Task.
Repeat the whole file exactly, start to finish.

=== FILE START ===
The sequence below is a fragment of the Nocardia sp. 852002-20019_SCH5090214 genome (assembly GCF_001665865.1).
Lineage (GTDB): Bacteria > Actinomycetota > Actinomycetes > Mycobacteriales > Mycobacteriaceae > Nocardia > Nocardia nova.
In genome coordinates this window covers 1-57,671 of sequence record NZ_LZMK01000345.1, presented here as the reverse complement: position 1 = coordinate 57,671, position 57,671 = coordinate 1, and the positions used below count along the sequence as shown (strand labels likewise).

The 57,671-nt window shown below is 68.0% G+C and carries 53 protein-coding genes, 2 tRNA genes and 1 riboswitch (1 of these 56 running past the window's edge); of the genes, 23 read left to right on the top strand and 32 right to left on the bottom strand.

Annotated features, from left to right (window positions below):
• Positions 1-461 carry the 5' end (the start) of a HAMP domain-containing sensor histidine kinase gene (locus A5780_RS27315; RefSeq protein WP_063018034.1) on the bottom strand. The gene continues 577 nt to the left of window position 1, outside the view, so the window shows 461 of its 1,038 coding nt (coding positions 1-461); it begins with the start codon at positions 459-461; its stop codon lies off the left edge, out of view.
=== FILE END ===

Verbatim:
The sequence below is a fragment of the Nocardia sp. 852002-20019_SCH5090214 genome (assembly GCF_001665865.1).
Lineage (GTDB): Bacteria > Actinomycetota > Actinomycetes > Mycobacteriales > Mycobacteriaceae > Nocardia > Nocardia nova.
In genome coordinates this window covers 1-57,671 of sequence record NZ_LZMK01000345.1, presented here as the reverse complement: position 1 = coordinate 57,671, position 57,671 = coordinate 1, and the positions used below count along the sequence as shown (strand labels likewise).

The 57,671-nt window shown below is 68.0% G+C and carries 53 protein-coding genes, 2 tRNA genes and 1 riboswitch (1 of these 56 running past the window's edge); of the genes, 23 read left to right on the top strand and 32 right to left on the bottom strand.

Annotated features, from left to right (window positions below):
• Positions 1-461 carry the 5' end (the start) of a HAMP domain-containing sensor histidine kinase gene (locus A5780_RS27315; RefSeq protein WP_063018034.1) on the bottom strand. The gene continues 577 nt to the left of window position 1, outside the view, so the window shows 461 of its 1,038 coding nt (coding positions 1-461); it begins with the start codon at positions 459-461; its stop codon lies off the left edge, out of view.